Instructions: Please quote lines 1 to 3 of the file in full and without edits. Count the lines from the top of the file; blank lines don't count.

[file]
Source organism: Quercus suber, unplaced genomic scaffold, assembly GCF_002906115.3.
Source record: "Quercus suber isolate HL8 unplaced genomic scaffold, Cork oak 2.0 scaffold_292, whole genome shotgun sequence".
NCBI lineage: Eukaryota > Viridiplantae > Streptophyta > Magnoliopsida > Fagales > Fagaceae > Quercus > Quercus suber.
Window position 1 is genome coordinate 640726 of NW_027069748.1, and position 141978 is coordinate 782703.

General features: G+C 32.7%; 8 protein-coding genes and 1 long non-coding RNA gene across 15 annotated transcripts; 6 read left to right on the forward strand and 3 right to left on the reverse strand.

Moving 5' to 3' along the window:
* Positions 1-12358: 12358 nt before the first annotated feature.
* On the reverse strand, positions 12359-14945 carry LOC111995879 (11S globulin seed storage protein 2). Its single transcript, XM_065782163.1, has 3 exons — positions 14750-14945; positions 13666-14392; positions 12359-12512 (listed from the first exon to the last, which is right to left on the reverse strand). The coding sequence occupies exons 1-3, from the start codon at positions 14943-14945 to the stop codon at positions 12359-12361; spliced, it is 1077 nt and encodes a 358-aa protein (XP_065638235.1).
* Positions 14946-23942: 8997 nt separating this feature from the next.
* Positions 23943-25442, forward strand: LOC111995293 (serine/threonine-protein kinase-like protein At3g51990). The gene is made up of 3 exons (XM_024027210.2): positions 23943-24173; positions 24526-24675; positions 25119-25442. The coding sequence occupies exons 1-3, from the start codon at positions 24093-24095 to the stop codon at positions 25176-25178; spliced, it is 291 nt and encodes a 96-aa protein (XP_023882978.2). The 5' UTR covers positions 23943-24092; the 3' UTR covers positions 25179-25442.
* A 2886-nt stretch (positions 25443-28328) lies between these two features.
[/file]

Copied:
Source organism: Quercus suber, unplaced genomic scaffold, assembly GCF_002906115.3.
Source record: "Quercus suber isolate HL8 unplaced genomic scaffold, Cork oak 2.0 scaffold_292, whole genome shotgun sequence".
NCBI lineage: Eukaryota > Viridiplantae > Streptophyta > Magnoliopsida > Fagales > Fagaceae > Quercus > Quercus suber.